As 2023 draws to a close, like many of us I'm reflecting on how I've grown this year and what changes I want to make in 2024. What challenges did you face this year and how did you overcome them?
Recently I found myself standing in front of a crowd of about 250 people in Brisbane who were from a government agency talking about what it's like to step outside my comfort zone. The irony is that for many of us (me included) public speaking is way outside our comfort zones. Many of my experiences in Africa as a wildlife conservationist have helped me learn through experience how to breathe through tense situations, like the day I was charged by lionesses in Etosha National Park as I unknowingly approached their kill on foot, somehow, miraculously avoiding being eaten by them as only a half hour later they killed a springbok right beside our car. And then there was the more recent time on safari in Botswana when an elephant bull leaned on our open safari vehicle and 'sensed' my forearm with his trunk. Once a spotted hyena tried to climb into my car and into the driver's seat. On several occasions I've almost stood on a puff adder. Such things are all in a day's work in Africa, but what I find fascinating is that every time something like this happens, the same biological reaction kicks in.
Something purely natural takes place in our bodies when the amygdala starts to do its job by recognising a dangerous situation. Our bodies flood with adrenaline. Your brain becomes hyper alert, your pupils dilate, your blood flows more quickly and breathing and heart rate accelerate. Other organs, unnecessary to the fight or flight response, shut down, like our digestive system (causing a suppression of appetite). We are all animals, and because of that, we are deeply wired to feel fear and respond to it. No one likes the feeling of fear, but feeling fear is not the problem - it's a feeling we need in order to respond. If African animals have taught me anything it's that fear is essential for survival. How do you think impalas got so common? They are really good at responding to fear, barking loudly and jumping around with white fluffy tails raised in the presence of a predator. They feel the fear and they use it to their advantage. It's how you respond to fear that matters.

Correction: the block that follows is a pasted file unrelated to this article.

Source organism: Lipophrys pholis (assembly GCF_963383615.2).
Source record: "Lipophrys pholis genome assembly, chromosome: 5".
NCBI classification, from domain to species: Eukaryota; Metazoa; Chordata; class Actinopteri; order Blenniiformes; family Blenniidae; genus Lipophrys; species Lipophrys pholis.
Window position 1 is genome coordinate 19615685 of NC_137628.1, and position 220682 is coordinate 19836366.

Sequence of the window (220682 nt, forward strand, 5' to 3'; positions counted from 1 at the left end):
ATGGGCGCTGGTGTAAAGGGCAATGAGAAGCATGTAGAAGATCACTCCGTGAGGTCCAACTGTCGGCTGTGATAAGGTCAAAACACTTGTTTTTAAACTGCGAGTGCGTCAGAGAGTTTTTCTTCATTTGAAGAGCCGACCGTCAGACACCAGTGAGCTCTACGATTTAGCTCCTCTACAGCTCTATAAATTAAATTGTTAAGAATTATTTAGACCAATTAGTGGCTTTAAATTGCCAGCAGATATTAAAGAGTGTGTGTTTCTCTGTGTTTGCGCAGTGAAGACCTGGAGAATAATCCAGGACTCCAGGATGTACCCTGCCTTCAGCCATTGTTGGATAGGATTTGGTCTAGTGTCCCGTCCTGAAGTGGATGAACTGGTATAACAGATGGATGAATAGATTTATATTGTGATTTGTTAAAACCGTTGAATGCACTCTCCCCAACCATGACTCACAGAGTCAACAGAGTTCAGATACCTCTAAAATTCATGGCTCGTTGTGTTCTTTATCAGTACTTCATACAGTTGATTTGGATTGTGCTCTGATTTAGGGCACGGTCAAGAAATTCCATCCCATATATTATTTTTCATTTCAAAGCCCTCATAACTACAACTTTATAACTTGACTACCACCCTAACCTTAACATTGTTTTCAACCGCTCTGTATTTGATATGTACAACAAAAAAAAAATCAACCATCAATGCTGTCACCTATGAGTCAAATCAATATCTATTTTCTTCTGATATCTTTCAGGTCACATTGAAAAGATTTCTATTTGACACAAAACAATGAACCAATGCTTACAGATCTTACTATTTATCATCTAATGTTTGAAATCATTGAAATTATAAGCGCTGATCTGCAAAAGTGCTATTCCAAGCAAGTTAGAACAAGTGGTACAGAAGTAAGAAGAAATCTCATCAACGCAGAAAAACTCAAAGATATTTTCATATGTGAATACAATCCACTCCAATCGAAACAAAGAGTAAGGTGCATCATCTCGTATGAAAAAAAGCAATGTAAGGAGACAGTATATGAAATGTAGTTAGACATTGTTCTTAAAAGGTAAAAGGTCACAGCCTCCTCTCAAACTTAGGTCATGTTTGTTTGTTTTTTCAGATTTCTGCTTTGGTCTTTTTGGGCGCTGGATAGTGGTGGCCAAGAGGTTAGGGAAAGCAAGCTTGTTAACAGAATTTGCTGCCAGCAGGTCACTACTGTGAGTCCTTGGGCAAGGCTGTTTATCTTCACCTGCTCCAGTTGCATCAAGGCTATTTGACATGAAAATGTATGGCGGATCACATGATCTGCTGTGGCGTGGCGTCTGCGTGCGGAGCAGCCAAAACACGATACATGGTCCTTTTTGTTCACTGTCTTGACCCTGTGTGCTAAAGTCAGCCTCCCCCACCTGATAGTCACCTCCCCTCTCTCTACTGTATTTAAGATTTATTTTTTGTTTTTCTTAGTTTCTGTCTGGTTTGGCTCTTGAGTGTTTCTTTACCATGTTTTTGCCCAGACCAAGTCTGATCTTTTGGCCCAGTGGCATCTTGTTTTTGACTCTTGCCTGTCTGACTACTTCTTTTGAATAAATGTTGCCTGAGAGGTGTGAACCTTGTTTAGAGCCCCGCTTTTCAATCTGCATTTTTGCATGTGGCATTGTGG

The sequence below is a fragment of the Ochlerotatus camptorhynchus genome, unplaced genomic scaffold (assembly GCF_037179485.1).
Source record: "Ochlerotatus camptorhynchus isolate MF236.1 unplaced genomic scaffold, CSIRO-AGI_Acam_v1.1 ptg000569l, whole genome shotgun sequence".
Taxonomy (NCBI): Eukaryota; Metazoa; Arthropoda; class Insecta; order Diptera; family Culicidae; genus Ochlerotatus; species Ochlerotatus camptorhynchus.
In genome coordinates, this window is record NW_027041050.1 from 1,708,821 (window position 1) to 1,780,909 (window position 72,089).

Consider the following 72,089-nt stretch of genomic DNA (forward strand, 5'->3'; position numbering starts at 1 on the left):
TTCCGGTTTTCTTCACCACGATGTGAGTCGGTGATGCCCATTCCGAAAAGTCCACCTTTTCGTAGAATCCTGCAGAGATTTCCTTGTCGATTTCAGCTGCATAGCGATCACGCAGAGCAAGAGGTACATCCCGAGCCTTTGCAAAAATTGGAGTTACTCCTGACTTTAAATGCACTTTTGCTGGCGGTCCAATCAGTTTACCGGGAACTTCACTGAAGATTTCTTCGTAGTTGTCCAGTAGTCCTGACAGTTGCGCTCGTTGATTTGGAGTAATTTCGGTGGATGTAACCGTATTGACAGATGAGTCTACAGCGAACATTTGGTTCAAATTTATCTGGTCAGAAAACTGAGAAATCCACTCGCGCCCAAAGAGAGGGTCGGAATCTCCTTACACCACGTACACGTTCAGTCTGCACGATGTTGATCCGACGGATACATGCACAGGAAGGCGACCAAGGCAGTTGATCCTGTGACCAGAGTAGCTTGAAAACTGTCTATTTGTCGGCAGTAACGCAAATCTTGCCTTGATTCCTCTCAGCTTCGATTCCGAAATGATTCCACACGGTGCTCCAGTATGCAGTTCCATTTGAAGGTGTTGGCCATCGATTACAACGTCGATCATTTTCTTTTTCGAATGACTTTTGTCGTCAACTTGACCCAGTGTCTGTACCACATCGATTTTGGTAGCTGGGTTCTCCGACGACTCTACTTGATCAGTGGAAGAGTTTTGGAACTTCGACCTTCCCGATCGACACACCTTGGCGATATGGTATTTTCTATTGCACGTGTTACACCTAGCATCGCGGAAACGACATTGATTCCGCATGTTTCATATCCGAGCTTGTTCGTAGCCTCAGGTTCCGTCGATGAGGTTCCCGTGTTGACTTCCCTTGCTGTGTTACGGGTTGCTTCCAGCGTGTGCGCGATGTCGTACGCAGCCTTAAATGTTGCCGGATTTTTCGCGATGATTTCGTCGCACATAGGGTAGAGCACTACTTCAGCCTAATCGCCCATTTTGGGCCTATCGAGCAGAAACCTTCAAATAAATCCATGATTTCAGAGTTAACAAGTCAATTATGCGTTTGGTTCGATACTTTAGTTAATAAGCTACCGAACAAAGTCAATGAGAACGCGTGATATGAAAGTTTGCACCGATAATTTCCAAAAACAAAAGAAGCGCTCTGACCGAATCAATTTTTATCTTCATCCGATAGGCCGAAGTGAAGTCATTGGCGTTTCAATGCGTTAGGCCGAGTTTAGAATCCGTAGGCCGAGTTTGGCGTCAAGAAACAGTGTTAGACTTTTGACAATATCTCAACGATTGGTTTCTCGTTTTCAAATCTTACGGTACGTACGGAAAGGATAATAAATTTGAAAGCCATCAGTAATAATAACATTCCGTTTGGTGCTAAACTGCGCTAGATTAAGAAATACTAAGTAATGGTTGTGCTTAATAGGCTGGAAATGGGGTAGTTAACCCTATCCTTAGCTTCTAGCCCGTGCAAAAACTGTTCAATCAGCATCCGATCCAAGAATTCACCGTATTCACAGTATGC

Standing up in front of a crowd of people telling stories about Africa and sharing my own fears and vulnerabilities, I found myself using the same techniques to push down my nerves and use that (very uncomfortable) feeling to propel myself on to the stage. After a while behind the podium, my body seems to understand that the people in the audience are not actually a pride of dangerous lions and the fear response relaxes. But I always look back at moments like these with the sense that no matter how awful that feeling of fear is, it's always worth it because there's no growth in the comfort zone.